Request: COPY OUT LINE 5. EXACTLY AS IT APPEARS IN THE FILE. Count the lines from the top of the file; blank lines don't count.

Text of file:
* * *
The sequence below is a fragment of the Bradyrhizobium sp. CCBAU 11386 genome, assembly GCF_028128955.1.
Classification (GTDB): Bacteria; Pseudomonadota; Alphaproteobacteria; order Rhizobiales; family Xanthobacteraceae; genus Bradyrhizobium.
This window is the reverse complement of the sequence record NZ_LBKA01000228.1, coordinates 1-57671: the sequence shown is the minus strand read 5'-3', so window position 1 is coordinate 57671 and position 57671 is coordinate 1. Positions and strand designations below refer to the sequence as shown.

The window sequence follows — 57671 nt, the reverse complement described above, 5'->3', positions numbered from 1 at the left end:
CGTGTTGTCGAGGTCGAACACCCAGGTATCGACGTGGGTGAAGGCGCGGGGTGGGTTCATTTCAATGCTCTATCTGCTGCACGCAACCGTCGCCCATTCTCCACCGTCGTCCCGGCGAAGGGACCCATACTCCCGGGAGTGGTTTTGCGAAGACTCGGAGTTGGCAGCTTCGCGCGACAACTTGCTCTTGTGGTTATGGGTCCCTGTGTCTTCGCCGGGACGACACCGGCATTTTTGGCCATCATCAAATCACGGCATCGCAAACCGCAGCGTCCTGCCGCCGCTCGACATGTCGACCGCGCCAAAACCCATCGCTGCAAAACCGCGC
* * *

CGTGTTGTCGAGGTCGAACACCCAGGTATCGACGTGGGTGAAGGCGCGGGGTGGGTTCATTTCAATGCTCTATCTGCTGCACGCAACCGTCGCCCATTCTCCACCGTCGTCCCGGCGAAGGGACCCATACTCCCGGGAGTGGTTTTGCGAAGACTCGGAGTTGGCAGCTTCGCGCGACAACTTGCTCTTGTGGTTATGGGTCCCTGTGTCTTCGCCGGGACGACACCGGCATTTTTGGCCATCATCAAATCACGGCATCGCAAACCGCAGCGTCCTGCCGCCGCTCGACATGTCGACCGCGCCAAAACCCATCGCTGCAAAACCGCGC